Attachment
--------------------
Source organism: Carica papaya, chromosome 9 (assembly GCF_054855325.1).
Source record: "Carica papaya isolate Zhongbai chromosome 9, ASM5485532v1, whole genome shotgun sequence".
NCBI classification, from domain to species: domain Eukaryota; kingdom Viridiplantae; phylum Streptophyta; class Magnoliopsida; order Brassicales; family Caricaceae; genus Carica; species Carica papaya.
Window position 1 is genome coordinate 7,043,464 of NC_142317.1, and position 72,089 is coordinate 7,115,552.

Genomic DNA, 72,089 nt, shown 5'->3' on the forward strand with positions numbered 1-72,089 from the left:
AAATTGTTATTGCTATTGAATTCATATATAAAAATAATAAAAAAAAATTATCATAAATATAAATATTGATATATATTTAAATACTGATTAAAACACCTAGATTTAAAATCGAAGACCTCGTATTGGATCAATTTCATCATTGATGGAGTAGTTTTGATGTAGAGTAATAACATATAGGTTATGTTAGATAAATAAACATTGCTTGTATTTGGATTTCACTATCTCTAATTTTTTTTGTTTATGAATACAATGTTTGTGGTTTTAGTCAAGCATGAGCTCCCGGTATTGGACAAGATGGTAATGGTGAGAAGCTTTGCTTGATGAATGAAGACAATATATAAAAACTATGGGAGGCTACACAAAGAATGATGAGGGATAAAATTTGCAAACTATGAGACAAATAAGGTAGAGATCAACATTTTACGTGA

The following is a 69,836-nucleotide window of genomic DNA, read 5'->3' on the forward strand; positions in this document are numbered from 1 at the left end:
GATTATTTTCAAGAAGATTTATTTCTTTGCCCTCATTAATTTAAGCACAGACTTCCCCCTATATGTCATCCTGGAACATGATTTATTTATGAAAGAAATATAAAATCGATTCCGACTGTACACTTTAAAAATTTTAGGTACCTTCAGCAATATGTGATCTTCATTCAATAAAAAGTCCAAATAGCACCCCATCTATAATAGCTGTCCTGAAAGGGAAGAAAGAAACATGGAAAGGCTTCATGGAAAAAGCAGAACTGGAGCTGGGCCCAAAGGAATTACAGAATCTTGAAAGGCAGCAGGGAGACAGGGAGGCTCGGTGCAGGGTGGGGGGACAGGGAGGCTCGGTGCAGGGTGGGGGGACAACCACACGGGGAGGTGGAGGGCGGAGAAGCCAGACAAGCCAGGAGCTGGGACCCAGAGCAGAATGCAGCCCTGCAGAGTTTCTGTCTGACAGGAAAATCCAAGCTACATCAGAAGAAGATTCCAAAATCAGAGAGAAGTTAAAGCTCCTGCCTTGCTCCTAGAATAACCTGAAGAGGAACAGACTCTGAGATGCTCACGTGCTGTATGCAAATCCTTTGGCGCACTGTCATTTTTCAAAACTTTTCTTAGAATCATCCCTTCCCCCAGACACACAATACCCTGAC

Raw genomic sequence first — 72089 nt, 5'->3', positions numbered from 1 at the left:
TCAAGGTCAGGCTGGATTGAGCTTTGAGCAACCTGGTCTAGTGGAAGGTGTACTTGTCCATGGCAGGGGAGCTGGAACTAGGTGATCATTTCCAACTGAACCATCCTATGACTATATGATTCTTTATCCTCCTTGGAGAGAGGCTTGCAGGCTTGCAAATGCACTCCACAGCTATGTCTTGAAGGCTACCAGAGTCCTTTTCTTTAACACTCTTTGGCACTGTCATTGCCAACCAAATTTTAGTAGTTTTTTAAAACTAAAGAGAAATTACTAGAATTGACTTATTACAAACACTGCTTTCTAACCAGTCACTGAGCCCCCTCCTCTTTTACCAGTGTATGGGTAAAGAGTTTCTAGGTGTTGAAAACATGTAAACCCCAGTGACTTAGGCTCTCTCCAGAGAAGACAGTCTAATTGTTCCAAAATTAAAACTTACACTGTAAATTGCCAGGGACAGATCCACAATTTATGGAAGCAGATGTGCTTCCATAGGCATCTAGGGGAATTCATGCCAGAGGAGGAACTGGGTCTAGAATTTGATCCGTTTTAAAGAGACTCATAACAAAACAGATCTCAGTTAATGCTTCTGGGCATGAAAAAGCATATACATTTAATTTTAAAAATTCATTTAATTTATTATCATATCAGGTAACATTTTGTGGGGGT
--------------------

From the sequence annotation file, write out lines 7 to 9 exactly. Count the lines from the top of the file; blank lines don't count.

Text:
The following is a 69,836-nucleotide window of genomic DNA, read 5'->3' on the forward strand; positions in this document are numbered from 1 at the left end:
GATTATTTTCAAGAAGATTTATTTCTTTGCCCTCATTAATTTAAGCACAGACTTCCCCCTATATGTCATCCTGGAACATGATTTATTTATGAAAGAAATATAAAATCGATTCCGACTGTACACTTTAAAAATTTTAGGTACCTTCAGCAATATGTGATCTTCATTCAATAAAAAGTCCAAATAGCACCCCATCTATAATAGCTGTCCTGAAAGGGAAGAAAGAAACATGGAAAGGCTTCATGGAAAAAGCAGAACTGGAGCTGGGCCCAAAGGAATTACAGAATCTTGAAAGGCAGCAGGGAGACAGGGAGGCTCGGTGCAGGGTGGGGGGACAGGGAGGCTCGGTGCAGGGTGGGGGGACAACCACACGGGGAGGTGGAGGGCGGAGAAGCCAGACAAGCCAGGAGCTGGGACCCAGAGCAGAATGCAGCCCTGCAGAGTTTCTGTCTGACAGGAAAATCCAAGCTACATCAGAAGAAGATTCCAAAATCAGAGAGAAGTTAAAGCTCCTGCCTTGCTCCTAGAATAACCTGAAGAGGAACAGACTCTGAGATGCTCACGTGCTGTATGCAAATCCTTTGGCGCACTGTCATTTTTCAAAACTTTTCTTAGAATCATCCCTTCCCCCAGACACACAATACCCTGAC

Raw genomic sequence first — 72089 nt, 5'->3', positions numbered from 1 at the left: